Four days of conferences in three different locations in one week sounds like too much, doesn’t it? But I did it, and survived! From a day at Teachers College with six colleagues for a day-long immersion into the Writing Units of Study to the Connecticut Reading Conference with Peter Johnston, Lester Laminack, Christine Hertz, Mary Howard, and Linda Hoyt, my brain felt like it was ready to explode as I drove home Friday afternoon. But in a good way!
Our day at Teachers College was a huge success. I spent the day with my two first grade colleagues learning more about writing workshop in K-2 from the amazing Shanna Schwartz, while four teachers from our school spent the day learning about 3-5 writing workshop with Lucy Calkins. Needless to say, we had plenty to talk about on the drive home.
I took nine (!) pages of notes, so I’m not going to attempt to distill them all into one post. Rather, here are a few of my key takeaways.
“Writing Workshop Bill of Writers”
“We apprentice children in the life of a writer”
All children have the right to…
Time to write
Units based in authentic genres
Knowledge of conventions
Skills and strategies for writing
Understanding of the writing process
In other words, our students deserve nothing less than to do “what real writers do in a writing life.”
Shanna stressed the importance of collaboration and feedback, and I love this idea: “Our best writing is the writing we work on on our own and with feedback from others. Feedback is a gift.”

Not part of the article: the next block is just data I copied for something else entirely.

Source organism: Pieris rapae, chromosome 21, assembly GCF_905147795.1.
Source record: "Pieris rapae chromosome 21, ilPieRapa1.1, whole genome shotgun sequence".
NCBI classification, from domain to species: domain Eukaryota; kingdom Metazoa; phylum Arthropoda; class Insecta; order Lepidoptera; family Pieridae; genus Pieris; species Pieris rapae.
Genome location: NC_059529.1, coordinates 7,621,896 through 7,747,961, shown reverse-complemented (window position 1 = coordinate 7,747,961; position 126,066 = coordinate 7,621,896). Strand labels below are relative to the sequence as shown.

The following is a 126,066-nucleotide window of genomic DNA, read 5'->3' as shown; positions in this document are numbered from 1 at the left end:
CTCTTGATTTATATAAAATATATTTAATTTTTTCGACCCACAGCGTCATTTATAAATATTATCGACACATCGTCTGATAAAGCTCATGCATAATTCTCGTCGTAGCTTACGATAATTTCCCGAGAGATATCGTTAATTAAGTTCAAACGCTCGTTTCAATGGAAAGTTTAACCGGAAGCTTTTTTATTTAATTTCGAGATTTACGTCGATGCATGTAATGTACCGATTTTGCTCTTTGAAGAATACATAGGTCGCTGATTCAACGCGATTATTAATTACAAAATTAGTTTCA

On revision, Shanna had this to say: “Revision is a complement we give our best work.” Isn’t that a wonderful idea?
The importance of read alouds and mentor texts was also emphasized: “A writer can’t write what they haven’t heard or read.” and “Read alouds help readers/writers think about what writing can sound like.”
Shanna also talked about the importance of beginning the year with narrative writing. She explained that narrative is the “first way we exist in the world” and that “when we meet people, we tell them our story.” Shanna reminded us that “story is the first kind of reading we do.” Finally, she pointed out that “story is the building block of every other kind of writing…small stories are often included in informational and opinion writing.”
When conferring with children, Shanna suggested we begin by saying, “Tell me about what your working on in this story.” After listening to the writer’s response, “think about what will make this writer stronger and more independent.” She also urged us to “give compliments that are productive by noticing a behavior and tell them the effect that behavior” has on their writing. This type of praise will “encourage them to do it again,” and thus help them become more independent. Independence is the goal, after all.
If there was any common thread to all I learned last week, the idea of independent learners is it. As Lucy Calkins wrote in A Guide to the Reading Workshop: Primary Grades (Heinemann, 2015), “the goal…is not only to teach kids to read [and write], but to help them grow up to be people who value reading [and writing].
By the way, look who got a shout-out:
Pretty good company, don’t you think?
Thank you to Stacey, Tara, Dana, Betsy, Anna, Beth, Kathleen, and Deb for this space for teachers and others to share their stories each Tuesday. Be sure to visit Two Writing Teachers to read more Slice of Life posts.